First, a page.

California Is World’s Biggest Legal Pot Market – Projected to grow to $3.1 billion in 2019
Regulatory issues notwithstanding, California’s legal cannabis market is currently on track to becoming the world’s largest market, according to a new report issued by leading industry researchers Arcview and BDS Analytics. For 2019, the state is projected to grow 23 % in sales, racking up $3.1 billion.
Said Arcview CEO Troy Dayton: “Despite the burdens imposed on the legal market by regulators, with a $2.7 billion gross domestic product, California has the world’s largest legal cannabis market and will continue to be until federal legalization makes it merely a part of the larger U.S. market. At that point, California will assume its usual place in the world economy as a major exporter of agricultural commodities and their derivative products, a technology mecca, and consumer product trendsetter.”
In addition to its regulatory setbacks, which has resulted in California having a relatively low number of retailers for its population, with only one licensed retailer for every 35,147 adults over the age of 21 (versus Oregon, which has one dispensary for every 5,567 adults over 21 and Colorado, which has 4,240 adults age 21 and over for each retailer), the state’s medical cannabis market has been adversely affected by the legalization of adult-use marijuana. According to the report, entitled “California: Lessons From the World’s Largest Cannabis Market,” revenue for the medical sector dropped from $3 billion in 2017 to $2.5 billion in 2018. While some states, such as Colorado, Washington and Oregon, have experienced the doubling of consumer spending in the wake of adult-use legalization, California has experienced the inverse effect. Much of this is attributable to local bans on commercial cannabis activity, which caused the number of retailers to shrink sharply during the launch of the state’s adult-use program in January. Also, factoring into this equation has been stringent testing regulations that prompted many suppliers to fold as product shortages cut consumer spending dramatically.
Yes, California continues to thrive, even in the face of adversity, said Tom Adams, managing director and principal analyst for Boulder, Colorado-based BDS Analytics’ industry intelligence group. “California companies that survived the dual ‘extinction events’ of 2018 have emerged stronger and well-positioned to grow their market share going forward,” he explained. “More than that, they are battle hardened, and kicked off a merger and acquisition flurry in the first half of 2019 that will allow them to leverage their positions in California to compete across the country.” Adams is also the editor-in-chief for Arcview Market Research, which is part of the Arcview Group and has published over 20 reports analyzing and forecasting the rapidly evolving cannabis space.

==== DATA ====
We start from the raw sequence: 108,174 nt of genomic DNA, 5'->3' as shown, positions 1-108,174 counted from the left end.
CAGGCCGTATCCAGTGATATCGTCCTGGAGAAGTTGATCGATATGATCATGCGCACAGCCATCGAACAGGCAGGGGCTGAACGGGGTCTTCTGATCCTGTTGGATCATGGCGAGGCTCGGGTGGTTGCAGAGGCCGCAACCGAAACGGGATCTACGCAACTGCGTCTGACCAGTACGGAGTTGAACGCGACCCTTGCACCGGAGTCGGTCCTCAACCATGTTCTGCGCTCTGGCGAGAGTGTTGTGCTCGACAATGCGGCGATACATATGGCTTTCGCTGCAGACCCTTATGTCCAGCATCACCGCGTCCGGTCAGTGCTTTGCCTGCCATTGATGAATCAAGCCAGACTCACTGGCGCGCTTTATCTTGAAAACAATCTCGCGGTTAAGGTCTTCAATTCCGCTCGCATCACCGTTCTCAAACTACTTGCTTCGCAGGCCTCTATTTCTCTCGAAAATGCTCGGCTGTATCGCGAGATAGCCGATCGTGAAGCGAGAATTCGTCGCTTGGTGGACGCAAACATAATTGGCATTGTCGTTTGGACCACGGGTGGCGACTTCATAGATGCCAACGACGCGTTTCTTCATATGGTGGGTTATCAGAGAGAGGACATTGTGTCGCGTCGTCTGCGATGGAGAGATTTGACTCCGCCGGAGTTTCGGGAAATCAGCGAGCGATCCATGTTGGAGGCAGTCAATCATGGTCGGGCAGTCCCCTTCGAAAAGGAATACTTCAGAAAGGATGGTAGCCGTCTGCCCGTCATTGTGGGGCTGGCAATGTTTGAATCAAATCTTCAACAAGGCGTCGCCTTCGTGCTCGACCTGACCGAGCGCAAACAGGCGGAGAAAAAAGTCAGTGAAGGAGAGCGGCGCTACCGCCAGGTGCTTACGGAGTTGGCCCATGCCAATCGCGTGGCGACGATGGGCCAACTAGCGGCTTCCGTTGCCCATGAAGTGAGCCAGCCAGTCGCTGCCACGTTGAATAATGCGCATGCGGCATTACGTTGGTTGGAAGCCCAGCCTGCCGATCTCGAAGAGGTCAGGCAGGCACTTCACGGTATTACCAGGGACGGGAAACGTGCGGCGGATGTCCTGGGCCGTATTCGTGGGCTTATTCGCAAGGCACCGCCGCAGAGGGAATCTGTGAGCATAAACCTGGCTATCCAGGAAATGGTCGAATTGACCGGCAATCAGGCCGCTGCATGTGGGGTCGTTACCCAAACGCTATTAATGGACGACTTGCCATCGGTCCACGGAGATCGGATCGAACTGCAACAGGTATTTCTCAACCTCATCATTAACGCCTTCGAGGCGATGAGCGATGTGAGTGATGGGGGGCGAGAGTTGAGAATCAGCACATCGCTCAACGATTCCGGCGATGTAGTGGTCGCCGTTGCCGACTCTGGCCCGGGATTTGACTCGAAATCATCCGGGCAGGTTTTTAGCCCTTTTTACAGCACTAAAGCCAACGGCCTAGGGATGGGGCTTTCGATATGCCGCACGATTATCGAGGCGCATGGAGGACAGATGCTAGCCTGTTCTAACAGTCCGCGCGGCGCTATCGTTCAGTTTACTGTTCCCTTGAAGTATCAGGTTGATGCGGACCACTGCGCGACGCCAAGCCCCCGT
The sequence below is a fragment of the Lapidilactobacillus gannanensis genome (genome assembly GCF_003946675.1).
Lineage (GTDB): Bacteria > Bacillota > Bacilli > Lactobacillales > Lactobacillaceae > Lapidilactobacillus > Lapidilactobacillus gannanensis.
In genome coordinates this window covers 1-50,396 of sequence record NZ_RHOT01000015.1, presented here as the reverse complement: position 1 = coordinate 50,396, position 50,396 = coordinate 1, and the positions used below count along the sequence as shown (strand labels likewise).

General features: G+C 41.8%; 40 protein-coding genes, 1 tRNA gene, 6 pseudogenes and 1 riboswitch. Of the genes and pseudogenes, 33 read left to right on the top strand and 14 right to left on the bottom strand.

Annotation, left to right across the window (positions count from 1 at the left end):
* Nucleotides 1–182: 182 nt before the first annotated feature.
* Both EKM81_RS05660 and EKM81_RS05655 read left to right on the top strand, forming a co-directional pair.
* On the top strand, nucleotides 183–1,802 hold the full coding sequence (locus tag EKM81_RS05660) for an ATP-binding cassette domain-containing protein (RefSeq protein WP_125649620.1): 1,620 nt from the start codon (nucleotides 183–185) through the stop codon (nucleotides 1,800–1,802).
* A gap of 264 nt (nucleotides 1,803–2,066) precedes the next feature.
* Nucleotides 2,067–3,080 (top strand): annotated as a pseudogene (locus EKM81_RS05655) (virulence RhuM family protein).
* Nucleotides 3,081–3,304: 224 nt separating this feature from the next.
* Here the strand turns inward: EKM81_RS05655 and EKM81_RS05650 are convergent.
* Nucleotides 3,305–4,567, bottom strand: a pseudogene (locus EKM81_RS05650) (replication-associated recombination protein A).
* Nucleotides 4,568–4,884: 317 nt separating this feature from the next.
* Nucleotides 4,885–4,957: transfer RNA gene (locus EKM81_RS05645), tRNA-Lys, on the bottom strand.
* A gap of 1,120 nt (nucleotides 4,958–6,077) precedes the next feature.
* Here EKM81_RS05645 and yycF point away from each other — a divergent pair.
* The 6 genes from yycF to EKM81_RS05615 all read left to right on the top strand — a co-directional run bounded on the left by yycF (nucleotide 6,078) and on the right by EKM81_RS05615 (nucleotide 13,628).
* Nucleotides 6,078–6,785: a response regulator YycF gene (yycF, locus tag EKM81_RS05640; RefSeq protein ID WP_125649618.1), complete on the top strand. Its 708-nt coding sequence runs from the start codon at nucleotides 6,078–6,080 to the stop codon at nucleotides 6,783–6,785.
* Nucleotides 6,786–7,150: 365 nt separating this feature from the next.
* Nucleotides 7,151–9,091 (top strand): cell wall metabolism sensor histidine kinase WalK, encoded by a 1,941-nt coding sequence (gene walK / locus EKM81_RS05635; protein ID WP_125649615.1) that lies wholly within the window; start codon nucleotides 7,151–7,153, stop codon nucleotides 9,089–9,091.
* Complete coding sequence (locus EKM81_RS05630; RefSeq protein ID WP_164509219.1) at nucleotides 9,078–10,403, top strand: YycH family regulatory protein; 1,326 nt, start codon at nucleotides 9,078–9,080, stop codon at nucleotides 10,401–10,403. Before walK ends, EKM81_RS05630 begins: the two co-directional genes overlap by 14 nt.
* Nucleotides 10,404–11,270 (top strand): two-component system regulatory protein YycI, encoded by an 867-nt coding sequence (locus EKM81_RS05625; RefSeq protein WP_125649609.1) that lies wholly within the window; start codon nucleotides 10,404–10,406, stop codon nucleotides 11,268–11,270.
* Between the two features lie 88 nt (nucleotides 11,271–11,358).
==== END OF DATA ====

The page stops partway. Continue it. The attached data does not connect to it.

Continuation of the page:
Other trends and developments analyzed in the report include:
- California Governor Jerry Brown forecast’s that legal cannabis would bring the state $643 million from cannabis taxes in 2018. In truth, that tax revenue projection fell short, tallying just over $345 million, with $182 million coming from cannabis-specific excise taxes and $36 million from cultivation taxes;
- Thanks to the continuing tax and regulatory issues stemming from the legal market, California’s illicit market continues unabated. The report predicts the state’s black market will make up 53% of all sales in 2024 compared to most other regulation-amenable states whose illicit markets are expected to dwindle to 30% or less of total sales in that time frame; and,
- The average consumer in California is 44 years old. However, young generations are consuming at higher rates, with 39% of Gen Z and millennials identifying as users and 41% of Gen X reporting consuming in the past six months. This is a stark contrast to only 20% of Baby Boomers and older generations.